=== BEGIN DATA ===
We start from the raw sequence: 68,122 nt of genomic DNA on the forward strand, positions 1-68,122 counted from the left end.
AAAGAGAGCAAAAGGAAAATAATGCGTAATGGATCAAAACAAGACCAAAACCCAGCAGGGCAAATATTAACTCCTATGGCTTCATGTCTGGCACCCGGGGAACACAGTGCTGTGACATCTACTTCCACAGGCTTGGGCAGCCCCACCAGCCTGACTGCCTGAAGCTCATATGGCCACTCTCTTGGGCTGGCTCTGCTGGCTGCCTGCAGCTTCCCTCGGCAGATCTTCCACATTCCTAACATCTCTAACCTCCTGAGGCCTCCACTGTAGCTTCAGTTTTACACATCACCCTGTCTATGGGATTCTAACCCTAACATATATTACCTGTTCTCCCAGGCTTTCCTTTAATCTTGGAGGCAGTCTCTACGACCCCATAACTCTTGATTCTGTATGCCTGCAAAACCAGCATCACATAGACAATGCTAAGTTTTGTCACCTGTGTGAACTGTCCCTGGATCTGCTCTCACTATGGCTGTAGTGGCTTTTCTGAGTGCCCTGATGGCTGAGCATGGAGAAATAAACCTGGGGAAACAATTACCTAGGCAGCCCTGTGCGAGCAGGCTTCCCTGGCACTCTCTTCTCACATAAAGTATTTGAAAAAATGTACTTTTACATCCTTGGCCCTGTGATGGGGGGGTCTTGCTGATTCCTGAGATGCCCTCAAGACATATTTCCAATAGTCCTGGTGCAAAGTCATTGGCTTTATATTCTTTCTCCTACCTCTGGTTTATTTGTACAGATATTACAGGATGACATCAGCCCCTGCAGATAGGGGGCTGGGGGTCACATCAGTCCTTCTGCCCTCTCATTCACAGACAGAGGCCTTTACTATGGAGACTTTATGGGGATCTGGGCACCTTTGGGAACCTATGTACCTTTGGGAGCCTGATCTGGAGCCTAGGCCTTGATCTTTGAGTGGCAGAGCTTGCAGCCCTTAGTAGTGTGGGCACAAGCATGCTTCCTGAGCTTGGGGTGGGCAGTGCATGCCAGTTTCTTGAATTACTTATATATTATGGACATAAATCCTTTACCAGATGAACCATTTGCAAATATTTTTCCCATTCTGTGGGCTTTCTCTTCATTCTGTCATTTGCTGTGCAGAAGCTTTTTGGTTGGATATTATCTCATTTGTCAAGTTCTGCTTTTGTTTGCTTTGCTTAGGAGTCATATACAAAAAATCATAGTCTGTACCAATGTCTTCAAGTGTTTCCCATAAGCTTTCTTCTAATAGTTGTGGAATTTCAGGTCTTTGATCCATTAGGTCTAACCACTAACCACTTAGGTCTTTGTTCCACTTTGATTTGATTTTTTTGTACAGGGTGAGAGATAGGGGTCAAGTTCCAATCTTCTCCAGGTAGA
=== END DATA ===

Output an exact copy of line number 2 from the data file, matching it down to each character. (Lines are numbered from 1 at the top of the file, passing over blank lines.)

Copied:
AAAGAGAGCAAAAGGAAAATAATGCGTAATGGATCAAAACAAGACCAAAACCCAGCAGGGCAAATATTAACTCCTATGGCTTCATGTCTGGCACCCGGGGAACACAGTGCTGTGACATCTACTTCCACAGGCTTGGGCAGCCCCACCAGCCTGACTGCCTGAAGCTCATATGGCCACTCTCTTGGGCTGGCTCTGCTGGCTGCCTGCAGCTTCCCTCGGCAGATCTTCCACATTCCTAACATCTCTAACCTCCTGAGGCCTCCACTGTAGCTTCAGTTTTACACATCACCCTGTCTATGGGATTCTAACCCTAACATATATTACCTGTTCTCCCAGGCTTTCCTTTAATCTTGGAGGCAGTCTCTACGACCCCATAACTCTTGATTCTGTATGCCTGCAAAACCAGCATCACATAGACAATGCTAAGTTTTGTCACCTGTGTGAACTGTCCCTGGATCTGCTCTCACTATGGCTGTAGTGGCTTTTCTGAGTGCCCTGATGGCTGAGCATGGAGAAATAAACCTGGGGAAACAATTACCTAGGCAGCCCTGTGCGAGCAGGCTTCCCTGGCACTCTCTTCTCACATAAAGTATTTGAAAAAATGTACTTTTACATCCTTGGCCCTGTGATGGGGGGGTCTTGCTGATTCCTGAGATGCCCTCAAGACATATTTCCAATAGTCCTGGTGCAAAGTCATTGGCTTTATATTCTTTCTCCTACCTCTGGTTTATTTGTACAGATATTACAGGATGACATCAGCCCCTGCAGATAGGGGGCTGGGGGTCACATCAGTCCTTCTGCCCTCTCATTCACAGACAGAGGCCTTTACTATGGAGACTTTATGGGGATCTGGGCACCTTTGGGAACCTATGTACCTTTGGGAGCCTGATCTGGAGCCTAGGCCTTGATCTTTGAGTGGCAGAGCTTGCAGCCCTTAGTAGTGTGGGCACAAGCATGCTTCCTGAGCTTGGGGTGGGCAGTGCATGCCAGTTTCTTGAATTACTTATATATTATGGACATAAATCCTTTACCAGATGAACCATTTGCAAATATTTTTCCCATTCTGTGGGCTTTCTCTTCATTCTGTCATTTGCTGTGCAGAAGCTTTTTGGTTGGATATTATCTCATTTGTCAAGTTCTGCTTTTGTTTGCTTTGCTTAGGAGTCATATACAAAAAATCATAGTCTGTACCAATGTCTTCAAGTGTTTCCCATAAGCTTTCTTCTAATAGTTGTGGAATTTCAGGTCTTTGATCCATTAGGTCTAACCACTAACCACTTAGGTCTTTGTTCCACTTTGATTTGATTTTTTTGTACAGGGTGAGAGATAGGGGTCAAGTTCCAATCTTCTCCAGGTAGA